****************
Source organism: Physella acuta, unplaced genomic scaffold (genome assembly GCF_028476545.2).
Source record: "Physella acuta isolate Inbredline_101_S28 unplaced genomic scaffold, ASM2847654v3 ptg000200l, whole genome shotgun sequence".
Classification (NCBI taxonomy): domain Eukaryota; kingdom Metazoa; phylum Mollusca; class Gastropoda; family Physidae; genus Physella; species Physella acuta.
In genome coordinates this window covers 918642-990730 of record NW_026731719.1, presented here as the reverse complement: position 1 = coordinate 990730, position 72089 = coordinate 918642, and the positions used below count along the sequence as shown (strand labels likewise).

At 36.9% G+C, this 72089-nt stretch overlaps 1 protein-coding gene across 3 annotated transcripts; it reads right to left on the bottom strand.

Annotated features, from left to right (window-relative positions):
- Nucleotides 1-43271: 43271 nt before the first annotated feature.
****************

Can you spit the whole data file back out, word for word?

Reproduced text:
Source organism: Physella acuta, unplaced genomic scaffold (genome assembly GCF_028476545.2).
Source record: "Physella acuta isolate Inbredline_101_S28 unplaced genomic scaffold, ASM2847654v3 ptg000200l, whole genome shotgun sequence".
Classification (NCBI taxonomy): domain Eukaryota; kingdom Metazoa; phylum Mollusca; class Gastropoda; family Physidae; genus Physella; species Physella acuta.
In genome coordinates this window covers 918642-990730 of record NW_026731719.1, presented here as the reverse complement: position 1 = coordinate 990730, position 72089 = coordinate 918642, and the positions used below count along the sequence as shown (strand labels likewise).

At 36.9% G+C, this 72089-nt stretch overlaps 1 protein-coding gene across 3 annotated transcripts; it reads right to left on the bottom strand.

Annotated features, from left to right (window-relative positions):
- Nucleotides 1-43271: 43271 nt before the first annotated feature.